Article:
Babine Lake

Feature Type:Lake - Inland body of standing water.
Status:
Name Authority: BC Geographical Names Office
Relative Location: W of Stuart Lake, Range 5 Coast Land District
Latitude-Longitude: 54°46'35''N, 126°00'50''W at the approximate centre of this feature.
Datum: NAD83
NTS Map: 93L/16
Related Maps:
93K/11 93K/12 93K/13 93K/5
93K/6 93L/16 93M/1 93M/2
93M/7

Origin Notes and History:

Adopted in the 18th Report of the Geographic Board of Canada, 31 March 1924, as labelled on Trutch's 1871 map of British Columbia, and on Father Morice's 1907 map "Northern Interior of British Columbia", and on BC map 3D, 1919, and long-identified in documents and literature.

Source: BC place name cards, or correspondence to/from BC's Chief Geographer or BC Geographical Names Office

"The lake is known as Kit-koin by the Tsimsians, by the Carriers as Na-taw-bun-kut or "long lake" (George M. Dawson, 1879, Geological Survey Report 1879-80, p.25B). "Babine" was the name applied by North-West Company voyageurs to a sub-tribe of the Carrier Indians, on account of their habit of wearing lip ornaments.

Source: BC place name cards, or correspondence to/from BC's Chief Geographer or BC Geographical Names Office

"Babine or Nata Lake. "Babine" is French, meaning....a large lip. The name was applied to the Natapunket (Babine Lake) on account of their having adopted the custom of the tribes of the Coast immediately adjacent, of inserting a wooden appendage into the lower lip of the females". (Alexander Caulfield Anderson notes incorporated into J.R. Anderson's manuscript, p.295)

Source: Anderson, James Robert; Notes and comments on early days and events in British Columbia, Washington and Oregon; manuscript, 1925 (Provincial Archives E/B/An 2)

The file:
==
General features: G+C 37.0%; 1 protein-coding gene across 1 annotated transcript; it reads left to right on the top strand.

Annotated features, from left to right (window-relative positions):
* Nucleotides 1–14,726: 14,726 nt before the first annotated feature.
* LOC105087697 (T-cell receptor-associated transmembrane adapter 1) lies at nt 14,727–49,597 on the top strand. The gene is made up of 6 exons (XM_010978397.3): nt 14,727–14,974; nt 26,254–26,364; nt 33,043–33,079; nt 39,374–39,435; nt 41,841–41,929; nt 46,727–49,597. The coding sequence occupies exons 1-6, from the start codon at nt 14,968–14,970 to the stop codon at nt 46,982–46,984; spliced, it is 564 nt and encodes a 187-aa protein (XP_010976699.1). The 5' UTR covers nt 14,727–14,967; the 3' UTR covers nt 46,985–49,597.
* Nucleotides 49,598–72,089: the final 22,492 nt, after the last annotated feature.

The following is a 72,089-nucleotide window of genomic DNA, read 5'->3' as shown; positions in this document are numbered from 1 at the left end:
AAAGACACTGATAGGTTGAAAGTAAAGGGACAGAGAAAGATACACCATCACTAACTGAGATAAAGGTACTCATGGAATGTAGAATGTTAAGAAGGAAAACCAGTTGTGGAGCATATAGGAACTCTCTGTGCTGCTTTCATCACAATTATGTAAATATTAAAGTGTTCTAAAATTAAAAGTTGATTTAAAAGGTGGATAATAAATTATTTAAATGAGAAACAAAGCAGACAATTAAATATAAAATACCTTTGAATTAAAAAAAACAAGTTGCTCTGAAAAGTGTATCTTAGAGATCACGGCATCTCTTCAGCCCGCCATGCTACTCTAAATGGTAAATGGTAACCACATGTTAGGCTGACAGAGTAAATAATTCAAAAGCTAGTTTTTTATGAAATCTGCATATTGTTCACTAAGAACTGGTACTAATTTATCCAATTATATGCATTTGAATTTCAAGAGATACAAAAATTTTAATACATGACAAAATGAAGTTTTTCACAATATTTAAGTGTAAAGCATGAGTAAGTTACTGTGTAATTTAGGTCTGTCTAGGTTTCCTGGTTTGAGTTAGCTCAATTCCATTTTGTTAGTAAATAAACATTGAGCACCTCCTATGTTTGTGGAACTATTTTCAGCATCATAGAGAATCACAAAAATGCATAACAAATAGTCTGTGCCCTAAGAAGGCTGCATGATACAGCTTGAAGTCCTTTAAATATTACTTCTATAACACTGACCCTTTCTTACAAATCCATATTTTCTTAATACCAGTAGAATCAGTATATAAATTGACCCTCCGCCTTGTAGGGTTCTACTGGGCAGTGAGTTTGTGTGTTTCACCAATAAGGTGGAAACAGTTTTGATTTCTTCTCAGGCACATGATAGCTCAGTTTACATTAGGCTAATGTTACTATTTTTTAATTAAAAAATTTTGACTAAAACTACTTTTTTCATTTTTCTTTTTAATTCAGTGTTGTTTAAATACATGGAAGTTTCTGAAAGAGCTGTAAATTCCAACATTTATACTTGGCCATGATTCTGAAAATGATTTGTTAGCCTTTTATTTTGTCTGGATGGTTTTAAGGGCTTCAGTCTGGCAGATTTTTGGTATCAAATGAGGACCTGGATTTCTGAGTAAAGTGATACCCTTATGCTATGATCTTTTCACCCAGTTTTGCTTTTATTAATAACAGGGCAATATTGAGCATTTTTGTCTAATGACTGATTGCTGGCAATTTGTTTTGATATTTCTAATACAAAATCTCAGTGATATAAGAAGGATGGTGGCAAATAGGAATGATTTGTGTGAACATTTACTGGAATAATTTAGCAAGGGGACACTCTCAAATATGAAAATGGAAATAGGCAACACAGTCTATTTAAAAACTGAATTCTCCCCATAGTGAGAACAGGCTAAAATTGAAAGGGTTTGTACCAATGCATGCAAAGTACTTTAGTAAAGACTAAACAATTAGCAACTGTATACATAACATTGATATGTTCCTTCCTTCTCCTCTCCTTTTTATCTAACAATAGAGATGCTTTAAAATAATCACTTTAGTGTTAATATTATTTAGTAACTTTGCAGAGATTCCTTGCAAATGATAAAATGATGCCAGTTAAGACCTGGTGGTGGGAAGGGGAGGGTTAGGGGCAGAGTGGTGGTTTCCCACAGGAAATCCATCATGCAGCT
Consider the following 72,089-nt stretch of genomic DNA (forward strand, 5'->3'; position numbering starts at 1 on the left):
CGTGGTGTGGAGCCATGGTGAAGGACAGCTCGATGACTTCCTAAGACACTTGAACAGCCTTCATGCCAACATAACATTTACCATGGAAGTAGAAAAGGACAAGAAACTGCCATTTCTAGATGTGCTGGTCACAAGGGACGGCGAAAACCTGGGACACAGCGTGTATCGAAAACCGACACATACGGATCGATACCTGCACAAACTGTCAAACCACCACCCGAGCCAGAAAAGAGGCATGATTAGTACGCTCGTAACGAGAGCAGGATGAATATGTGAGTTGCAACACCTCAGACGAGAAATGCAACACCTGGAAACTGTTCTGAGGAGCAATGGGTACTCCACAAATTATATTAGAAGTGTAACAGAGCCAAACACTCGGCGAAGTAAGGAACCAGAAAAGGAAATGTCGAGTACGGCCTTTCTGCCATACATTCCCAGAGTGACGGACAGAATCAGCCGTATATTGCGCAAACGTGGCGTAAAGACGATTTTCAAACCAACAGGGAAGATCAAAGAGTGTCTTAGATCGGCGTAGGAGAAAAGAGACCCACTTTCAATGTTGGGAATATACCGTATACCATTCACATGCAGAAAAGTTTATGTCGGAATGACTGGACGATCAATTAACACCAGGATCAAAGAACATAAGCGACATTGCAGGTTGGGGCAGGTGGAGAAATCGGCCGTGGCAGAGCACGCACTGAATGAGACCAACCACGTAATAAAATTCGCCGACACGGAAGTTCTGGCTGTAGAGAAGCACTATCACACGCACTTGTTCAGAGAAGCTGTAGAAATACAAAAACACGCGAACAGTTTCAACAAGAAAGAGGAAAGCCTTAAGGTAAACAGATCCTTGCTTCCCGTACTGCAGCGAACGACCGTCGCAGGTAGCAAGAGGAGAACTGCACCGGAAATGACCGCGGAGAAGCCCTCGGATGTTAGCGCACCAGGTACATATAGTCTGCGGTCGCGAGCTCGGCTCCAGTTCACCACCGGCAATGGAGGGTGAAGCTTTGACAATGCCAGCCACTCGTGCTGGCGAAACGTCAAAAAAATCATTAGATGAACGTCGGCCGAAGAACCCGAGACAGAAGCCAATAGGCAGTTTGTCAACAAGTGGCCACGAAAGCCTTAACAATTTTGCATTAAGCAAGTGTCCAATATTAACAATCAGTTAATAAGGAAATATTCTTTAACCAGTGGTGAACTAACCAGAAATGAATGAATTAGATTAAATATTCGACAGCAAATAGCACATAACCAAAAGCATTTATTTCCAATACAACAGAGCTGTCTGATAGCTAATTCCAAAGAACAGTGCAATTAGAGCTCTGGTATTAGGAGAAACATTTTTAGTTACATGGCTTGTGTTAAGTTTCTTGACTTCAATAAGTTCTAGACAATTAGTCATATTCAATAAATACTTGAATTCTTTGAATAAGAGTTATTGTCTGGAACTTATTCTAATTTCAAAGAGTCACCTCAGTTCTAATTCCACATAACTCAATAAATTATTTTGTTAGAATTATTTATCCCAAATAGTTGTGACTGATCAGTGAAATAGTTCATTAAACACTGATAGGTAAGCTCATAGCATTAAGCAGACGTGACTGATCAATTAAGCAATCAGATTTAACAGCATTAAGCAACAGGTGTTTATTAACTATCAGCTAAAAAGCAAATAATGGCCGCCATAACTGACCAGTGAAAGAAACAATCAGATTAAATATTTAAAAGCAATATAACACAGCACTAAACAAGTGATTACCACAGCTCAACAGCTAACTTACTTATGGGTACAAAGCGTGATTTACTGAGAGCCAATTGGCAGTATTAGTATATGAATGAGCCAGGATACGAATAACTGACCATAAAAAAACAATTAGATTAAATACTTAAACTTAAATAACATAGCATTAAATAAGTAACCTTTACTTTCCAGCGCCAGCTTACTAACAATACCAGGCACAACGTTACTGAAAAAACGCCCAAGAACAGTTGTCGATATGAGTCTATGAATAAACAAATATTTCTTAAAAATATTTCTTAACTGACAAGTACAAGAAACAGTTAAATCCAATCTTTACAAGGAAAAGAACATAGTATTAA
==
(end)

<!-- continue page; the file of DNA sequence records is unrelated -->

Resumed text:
"The natives here used to let their women wear, from the time of their puberty, a labret or plug of bone or hardwood, perhaps half an inch or more in diameter, between the teeth and the lower lip, which was thus distended out of all reasonable proportions. This caused the French Canadians in the employ of the early fur-traders to call the whole tribe Babines, or "Lippy People"." (Father A.G. Morice, History of the Northern Interior of British Columbia, pp 6, 7)

Source: Morice, Rev. A.G; Fifty years in western Canada; Toronto, 1930

"....Fort Killmaurs [sic] my old charge, is situated on the borders of a superb lake, called by the native "Nata", and by ourselves denominated "Babine". Wherefore this difference of name, and what is the origin of the latter, you may ask? Know, then, that the inhabitants of the vicinity, like those of the neighbouring seacoast, have a strange custom of inserting pieces of wood or ivory, in the shape of small platters, concave on both sides, into perforations made in the nether lips of the fairer portion of the community. Jean Baptiste, a Canadian, having a nice eye for analogy of form, and detecting the likeness of this self-imposed deformity to the babine, or lip of a cow or horse, saw no better way of perpetuating his discovery than its immediate application as the distinguising name of the tribe. This delicate appellation has since taken a place in the nomenclature of the country, of which it would be now difficult to deprive it; notwithstanding the frequent inconvenience which is allowed on all hands to result from the arbitrary mode of naming places, without reference to the aboriginal nomenclature, by which alone they ought to be distinguished." (Traits of American Indian Life by Peter Ogden Skene, first published by Smith, Elder & Co., London, 1853, republished by Ye Galleon Press, Fairfield Washington, 1986, p 59, 60.)

Source: included with note

The traditional name is Nado Bun. ("Central Carrier Country" © Carrier Linguistic Committee, Fort St. James, 1974).

Source: included with note